One of the top priorities for IT directors is to enable rapid change within their organizations.
Switching from several dedicated applications to a single no-code/low-code, quick-response platform is proving crucial for forward-thinking companies.
According to Gartner’s 2016 “CIO Agenda” survey of IT directors, over 2500 brands from 93 countries will spend a total of $292 billion on IT. According to the report, the top organizations that participated in the study tripled their digital processes over the last two years. By 2018, the digitization of these processes are predicted to double again. Gartner calls this the building of a digital ecosystem.
In this age of the digital transformation, it is not just important to digitize data and processes, but to do it right. Many companies need to examine their application portfolios and what effect the maintenance thereof will have for their business. They also need to consider whether it is possible, or even necessary, to optimize their existing application architecture.
Will IT step up to the challenge?
IT departments often have to deal with complicated real-life situations. For example, if three people are hired to maintain and develop thirty different business applications, they will divide the tasks to 10 each. This system works as long as none of them take a long vacation. In such a case, the company has a problem, because every application is different, and requires a different skillset to manage. As a result, the remaining employees will not only have to focus on their apps, but also 10 new ones they are potentially not experienced with.
Maintaining such a system may involve thirty contracts with thirty vendors, thirty SLA payments, and thirty different project managers dedicated to developing the application. Furthermore, end users have to deal with thirty different application interfaces.
Eventually, there comes a moment where business needs to find a more elegant, and efficient, solution.
Unification instead of liquidation
The knee-jerk reaction of many companies is to simply get rid of some applications to save on maintenance and development. The problem is that this is not always possible, because if these applications work, they are usually used by employees. There is another way: a homogeneous Rapid Application Development and Business Process Management environment. These systems unite complicated application architectures within a company, and much more.
Above all, a single platform means standardization. A company may use 30 applications simultaneously, but the IT department can maintain them all via a single system. Only one set of skills is needed for IT staff, regardless of what application needs attention. The IT department also gains more flexibility with regards to human resources and onboarding. With a unified platform, it is very easy to introduce a new employee to the application environment.
Second of all, with such a platform a company needs to work with a limited number of vendors. You cannot underscore enough the ease and peace of mind one maintenance agreement, one server, and one hardware platform is needed for your entire environment.
One platform to rule them all
RAD/BPM platforms have matured enough to become a real software development alternative, and not just for secondary applications without critical business significance. Until now, this has been unthinkable. Just 5 years ago, critical solutions were almost always dedicated solutions. Today, essential applications can be built using a unified platform.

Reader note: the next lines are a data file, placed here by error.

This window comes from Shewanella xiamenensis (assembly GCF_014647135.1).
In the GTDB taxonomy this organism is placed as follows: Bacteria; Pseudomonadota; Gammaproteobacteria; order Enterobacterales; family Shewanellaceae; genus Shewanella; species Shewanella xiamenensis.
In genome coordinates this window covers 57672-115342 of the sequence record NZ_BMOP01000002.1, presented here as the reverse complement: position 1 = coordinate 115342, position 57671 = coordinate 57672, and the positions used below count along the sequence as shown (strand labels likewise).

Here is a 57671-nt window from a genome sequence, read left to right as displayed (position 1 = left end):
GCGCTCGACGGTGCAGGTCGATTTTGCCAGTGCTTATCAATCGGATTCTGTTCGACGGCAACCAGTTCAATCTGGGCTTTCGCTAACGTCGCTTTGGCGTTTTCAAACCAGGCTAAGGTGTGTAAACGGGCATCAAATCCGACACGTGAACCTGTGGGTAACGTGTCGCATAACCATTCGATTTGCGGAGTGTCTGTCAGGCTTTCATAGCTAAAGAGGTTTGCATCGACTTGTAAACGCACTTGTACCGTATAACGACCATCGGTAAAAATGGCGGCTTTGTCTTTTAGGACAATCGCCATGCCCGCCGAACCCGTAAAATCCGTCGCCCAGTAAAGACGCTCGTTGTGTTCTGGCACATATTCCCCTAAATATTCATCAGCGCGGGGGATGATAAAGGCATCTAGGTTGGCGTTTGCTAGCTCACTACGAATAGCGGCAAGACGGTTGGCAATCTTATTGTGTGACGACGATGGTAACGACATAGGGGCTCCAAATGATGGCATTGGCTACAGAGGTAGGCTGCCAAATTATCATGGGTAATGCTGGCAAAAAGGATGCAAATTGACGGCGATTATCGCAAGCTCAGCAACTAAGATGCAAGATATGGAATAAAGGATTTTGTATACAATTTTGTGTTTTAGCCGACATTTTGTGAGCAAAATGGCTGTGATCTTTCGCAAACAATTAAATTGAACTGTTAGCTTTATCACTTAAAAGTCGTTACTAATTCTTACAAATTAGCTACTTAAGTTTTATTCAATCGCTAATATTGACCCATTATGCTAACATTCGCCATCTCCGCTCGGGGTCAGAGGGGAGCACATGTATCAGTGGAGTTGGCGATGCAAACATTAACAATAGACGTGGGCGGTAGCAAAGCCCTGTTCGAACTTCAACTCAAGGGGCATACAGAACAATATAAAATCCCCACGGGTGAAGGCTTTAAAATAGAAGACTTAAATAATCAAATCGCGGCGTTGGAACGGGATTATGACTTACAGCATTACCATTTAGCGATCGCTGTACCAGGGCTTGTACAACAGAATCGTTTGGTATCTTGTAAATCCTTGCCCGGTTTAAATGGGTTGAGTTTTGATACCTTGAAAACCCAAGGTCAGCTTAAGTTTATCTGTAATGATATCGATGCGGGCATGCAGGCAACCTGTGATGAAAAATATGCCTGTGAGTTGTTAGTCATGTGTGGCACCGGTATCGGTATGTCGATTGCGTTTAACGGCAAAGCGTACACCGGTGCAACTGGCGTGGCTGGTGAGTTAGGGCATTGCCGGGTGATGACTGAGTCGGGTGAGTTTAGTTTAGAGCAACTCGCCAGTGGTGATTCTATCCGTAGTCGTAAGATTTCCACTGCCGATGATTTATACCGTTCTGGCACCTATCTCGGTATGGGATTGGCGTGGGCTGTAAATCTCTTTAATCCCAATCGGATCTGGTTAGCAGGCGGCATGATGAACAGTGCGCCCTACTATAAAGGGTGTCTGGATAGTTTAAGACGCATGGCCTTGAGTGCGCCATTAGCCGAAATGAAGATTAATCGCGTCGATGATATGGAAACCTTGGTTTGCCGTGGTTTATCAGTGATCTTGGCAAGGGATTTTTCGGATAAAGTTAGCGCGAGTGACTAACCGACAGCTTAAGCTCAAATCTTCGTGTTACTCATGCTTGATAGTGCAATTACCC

Data reusability is also very important. Almost 30 years ago, ERP systems began to appear. Businesses received connected systems instead of separate modules for finances, personnel, sales, and storage, which were previously completely independent and did not “communicate” with each other. With ERP systems, all a user had to do was to register a contractor in one module to be able to use the same data in another. This prevented redundant physical data, as well as redundant business activities related to administration, maintenance, and reuse. The exact same thing is happening now with application platforms. Thanks to RAD/BPM, we no longer have to deal with dozens of independent application islands that need to be integrated through the use of tedious bridge building. Instead, we can now have one system which allows data to be used in different business processes after being entered only once, and it’s becoming easier than ever.
Flexibility above all
The unification of a company’s application environment also entails significant improvements in terms of strategic operations, which is the main goal of implementing a corporate architecture. Because RAD/BPM platforms use low-code/no-code principles, they can offer great flexibility in change management. This allows companies to easily adapt their business applications to evolving business and market needs. This means that when a new business model emerges, a company can deliver a new or updated solution very quickly. Instead of a couple months of work, the timeframe becomes a few weeks, or even days. That’s all it takes to build new applications, or completely change those currently in operation. As a result, companies gain more control and better coordination of their activities, with access to the full range of information needed to make critical business decisions: all in one place, all in one click.
From a business perspective, this is the needed for the Fourth Industrial Revolution.
The article was published in Computerworld (originally in Polish).